The 2019 Volkswagen Tiguan faces some of the best-selling compact SUVs available today, including the likes of the Honda CR-V, Subaru Forester, Nissan Rogue and recently redesigned Toyota RAV4. Standing out among these formidable foes is going to take a lot more than a pretty paint job and big alloy wheels. In other words: When you’re looking for a smart buy on a not-too-big SUV, beauty must be more than skin (or in this case, sheet-metal) deep.
That’s exactly why we drove the Tiguan back-to-back with key rivals to see how each performed across a wide range of categories. Was the VW comfortable in town and easygoing on the highway? Did passengers in the second-row seats have as much comfort and stretch-out space as those up front? And let’s not forget all-important things like cargo room, fuel economy and available safety features. Basically, we did a lot of hard work and tabulating so that choosing your next SUV will be that much easier.
To see how the Tiguan compared to its direct competitors, be sure to check out our extensive comparison test via the links below. The results were close, and it goes to show how competitive the SUV market has become. For a quick take on how this Volkswagen eventually pulled away from the pack, keep reading.
Here are nine things we like, and five things we don’t, about the 2019 Volkswagen Tiguan:
Things We Like
1. Refined Ride
The Tiguan immediately impressed us with ride quality that was quiet and controlled. Of the seven vehicles that made up our 2019 Compact SUV Challenge, the VW easily felt the most stable on the highway. This inspired confidence for anyone behind the wheel and also factors into why we noted the Tiguan was the most fun to drive, too.
2. Nimble Handling
Like the ride, the handling provided a great sense of what the Tiguan was doing in all driving conditions. In town, the steering is light and precise. Despite the SUV proportions, we complimented the carlike driving experience and said the Tiguan handles more like a tall hatchback versus an SUV. Considering VW’s reputation for building really good hatchbacks — that would be you, Golf — it’s great to see these manners in a family-oriented SUV.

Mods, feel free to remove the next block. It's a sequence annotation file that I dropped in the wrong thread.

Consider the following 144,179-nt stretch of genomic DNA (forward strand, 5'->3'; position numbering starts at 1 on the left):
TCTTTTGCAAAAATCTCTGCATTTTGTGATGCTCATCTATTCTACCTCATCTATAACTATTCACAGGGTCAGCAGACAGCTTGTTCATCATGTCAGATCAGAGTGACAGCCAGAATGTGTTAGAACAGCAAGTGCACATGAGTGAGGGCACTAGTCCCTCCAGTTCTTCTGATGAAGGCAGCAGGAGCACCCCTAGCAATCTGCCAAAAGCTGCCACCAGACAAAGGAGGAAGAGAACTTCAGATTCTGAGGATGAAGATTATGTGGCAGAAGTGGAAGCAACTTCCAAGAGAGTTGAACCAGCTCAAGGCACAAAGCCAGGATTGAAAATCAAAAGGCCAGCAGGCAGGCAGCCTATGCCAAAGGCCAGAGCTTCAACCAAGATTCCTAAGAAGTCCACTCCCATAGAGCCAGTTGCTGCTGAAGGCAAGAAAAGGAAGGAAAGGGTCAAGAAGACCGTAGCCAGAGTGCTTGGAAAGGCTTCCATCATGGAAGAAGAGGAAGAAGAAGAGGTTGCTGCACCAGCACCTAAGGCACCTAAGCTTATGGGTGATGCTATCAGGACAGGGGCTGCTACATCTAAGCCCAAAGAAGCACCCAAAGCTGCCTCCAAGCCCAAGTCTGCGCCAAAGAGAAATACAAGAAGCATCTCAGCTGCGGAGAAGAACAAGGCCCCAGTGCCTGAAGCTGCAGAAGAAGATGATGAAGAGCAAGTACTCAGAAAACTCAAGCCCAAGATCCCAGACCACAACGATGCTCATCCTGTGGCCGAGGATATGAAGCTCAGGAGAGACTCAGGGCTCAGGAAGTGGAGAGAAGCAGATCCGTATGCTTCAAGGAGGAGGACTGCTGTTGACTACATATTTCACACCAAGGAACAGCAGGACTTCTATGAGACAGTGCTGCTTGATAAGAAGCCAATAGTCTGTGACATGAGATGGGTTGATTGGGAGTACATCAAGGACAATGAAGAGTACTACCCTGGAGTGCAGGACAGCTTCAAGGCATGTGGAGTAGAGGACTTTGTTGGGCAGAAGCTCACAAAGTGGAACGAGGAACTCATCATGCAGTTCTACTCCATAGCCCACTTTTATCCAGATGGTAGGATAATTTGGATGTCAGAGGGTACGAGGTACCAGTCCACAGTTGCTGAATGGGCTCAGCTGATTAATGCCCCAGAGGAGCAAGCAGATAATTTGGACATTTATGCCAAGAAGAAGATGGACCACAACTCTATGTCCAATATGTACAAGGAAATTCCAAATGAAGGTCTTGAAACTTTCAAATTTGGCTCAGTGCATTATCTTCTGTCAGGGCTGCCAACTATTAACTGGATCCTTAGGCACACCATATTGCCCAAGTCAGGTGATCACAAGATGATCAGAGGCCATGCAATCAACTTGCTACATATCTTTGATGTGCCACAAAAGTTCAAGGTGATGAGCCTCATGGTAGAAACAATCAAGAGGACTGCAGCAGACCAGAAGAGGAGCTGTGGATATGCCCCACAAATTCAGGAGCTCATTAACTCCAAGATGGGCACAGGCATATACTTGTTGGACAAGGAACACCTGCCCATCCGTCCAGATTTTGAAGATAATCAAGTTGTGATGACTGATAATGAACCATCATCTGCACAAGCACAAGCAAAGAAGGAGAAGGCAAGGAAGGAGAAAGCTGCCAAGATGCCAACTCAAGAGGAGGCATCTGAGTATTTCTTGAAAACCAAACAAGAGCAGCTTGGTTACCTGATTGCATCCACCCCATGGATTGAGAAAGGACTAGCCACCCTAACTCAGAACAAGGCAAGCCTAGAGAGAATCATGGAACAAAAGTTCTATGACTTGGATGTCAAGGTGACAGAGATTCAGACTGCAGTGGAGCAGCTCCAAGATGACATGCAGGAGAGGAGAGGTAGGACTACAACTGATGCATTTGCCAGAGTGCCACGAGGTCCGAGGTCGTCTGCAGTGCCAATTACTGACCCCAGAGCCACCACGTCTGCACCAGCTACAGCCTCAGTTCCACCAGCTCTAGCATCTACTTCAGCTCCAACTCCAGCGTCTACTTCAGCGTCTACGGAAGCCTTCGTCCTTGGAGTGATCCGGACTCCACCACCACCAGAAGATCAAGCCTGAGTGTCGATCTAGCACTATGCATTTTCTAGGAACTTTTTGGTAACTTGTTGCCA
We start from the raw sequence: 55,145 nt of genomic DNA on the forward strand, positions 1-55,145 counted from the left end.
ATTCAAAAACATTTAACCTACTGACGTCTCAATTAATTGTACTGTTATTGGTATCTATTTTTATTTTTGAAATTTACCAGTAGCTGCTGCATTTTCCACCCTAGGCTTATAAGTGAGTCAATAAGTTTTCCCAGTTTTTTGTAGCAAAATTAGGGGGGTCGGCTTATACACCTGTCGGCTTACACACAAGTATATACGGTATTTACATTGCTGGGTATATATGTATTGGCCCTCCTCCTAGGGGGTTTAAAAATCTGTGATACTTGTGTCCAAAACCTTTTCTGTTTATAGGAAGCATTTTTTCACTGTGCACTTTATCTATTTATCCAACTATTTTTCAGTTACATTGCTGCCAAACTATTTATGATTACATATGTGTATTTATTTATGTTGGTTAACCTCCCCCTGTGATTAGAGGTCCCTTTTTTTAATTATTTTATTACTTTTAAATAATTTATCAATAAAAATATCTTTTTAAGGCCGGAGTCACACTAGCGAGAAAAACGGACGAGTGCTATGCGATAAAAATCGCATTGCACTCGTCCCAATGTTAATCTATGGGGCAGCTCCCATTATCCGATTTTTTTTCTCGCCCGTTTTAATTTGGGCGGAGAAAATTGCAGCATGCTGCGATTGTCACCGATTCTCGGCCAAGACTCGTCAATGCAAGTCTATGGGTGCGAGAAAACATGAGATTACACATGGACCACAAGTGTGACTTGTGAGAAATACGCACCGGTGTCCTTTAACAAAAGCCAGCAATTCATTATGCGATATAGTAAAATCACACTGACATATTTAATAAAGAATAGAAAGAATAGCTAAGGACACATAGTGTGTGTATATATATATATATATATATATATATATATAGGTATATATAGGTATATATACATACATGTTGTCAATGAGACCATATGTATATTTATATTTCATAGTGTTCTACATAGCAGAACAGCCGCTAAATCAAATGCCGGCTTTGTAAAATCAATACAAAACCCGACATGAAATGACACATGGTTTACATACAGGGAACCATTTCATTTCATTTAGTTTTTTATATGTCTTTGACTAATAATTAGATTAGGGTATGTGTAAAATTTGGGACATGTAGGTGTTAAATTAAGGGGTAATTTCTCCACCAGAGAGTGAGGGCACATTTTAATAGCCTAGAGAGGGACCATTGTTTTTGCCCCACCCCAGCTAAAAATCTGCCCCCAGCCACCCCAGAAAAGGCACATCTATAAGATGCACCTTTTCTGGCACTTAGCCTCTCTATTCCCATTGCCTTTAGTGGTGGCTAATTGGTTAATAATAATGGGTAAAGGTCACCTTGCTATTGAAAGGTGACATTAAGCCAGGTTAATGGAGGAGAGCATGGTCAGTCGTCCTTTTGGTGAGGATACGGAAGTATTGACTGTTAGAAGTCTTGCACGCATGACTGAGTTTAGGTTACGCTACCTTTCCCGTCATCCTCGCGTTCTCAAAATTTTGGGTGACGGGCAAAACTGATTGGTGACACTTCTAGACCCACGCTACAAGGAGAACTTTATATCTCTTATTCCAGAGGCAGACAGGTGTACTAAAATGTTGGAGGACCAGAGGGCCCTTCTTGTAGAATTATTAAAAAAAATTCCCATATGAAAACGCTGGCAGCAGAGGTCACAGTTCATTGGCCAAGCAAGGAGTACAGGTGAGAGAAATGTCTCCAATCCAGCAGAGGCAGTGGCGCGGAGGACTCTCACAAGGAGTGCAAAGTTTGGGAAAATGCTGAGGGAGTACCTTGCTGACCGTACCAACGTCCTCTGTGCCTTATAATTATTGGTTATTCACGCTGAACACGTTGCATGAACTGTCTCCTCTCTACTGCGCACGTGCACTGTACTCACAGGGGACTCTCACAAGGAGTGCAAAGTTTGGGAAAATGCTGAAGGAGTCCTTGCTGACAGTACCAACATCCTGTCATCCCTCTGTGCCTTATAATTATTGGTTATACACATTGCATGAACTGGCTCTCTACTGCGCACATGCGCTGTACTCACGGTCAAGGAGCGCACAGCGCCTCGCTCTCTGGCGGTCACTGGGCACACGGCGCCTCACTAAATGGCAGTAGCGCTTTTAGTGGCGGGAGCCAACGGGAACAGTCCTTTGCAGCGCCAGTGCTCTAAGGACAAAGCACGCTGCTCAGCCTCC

3. Smooth Turbo Engine
The 184-horsepower, turbocharged 2.0-liter four-cylinder in the Tiguan doesn’t offer class-leading power or torque, but it operates smoothly and works in unison with the eight-speed automatic transmission. Acceleration won’t knock your socks off, though we enjoyed how this VW gets down the road with a minimum of fuss. We commented that it was much quieter than the engines in the Toyota RAV4 and Nissan Rogue.
4. Cabin Quality
The Tiguan delivers a cabin that doesn’t feel like it was built to appease automotive accountants. Granted, the model we tested was a top-of-the-line SEL Premium R-Line edition, fitted with luxury touches such as leather seating and a panoramic moonroof. Still, the basic ingredients used in the Tiguan cabin have a quality look and feel to them.
5. Intelligent Infotainment Screen
The Tiguan comes standard with a 6.5-inch touchscreen, though the SEL model we drove was fitted with the optional 8-inch screen. The menus and graphics are clear and simple to use, and we appreciate even the standard infotainment system comes with Apple CarPlay and Android Auto. Not everything was perfect, however, but we’ll get to that shortly.
6. Rear Legroom
There really is a ton of room in the Tiguan for anyone seated in the front or second-row seats. It helps that the second row slides forward and back to provide extra room for people or make a little extra space for cargo behind the seatbacks.
7. Available Third-Row Seat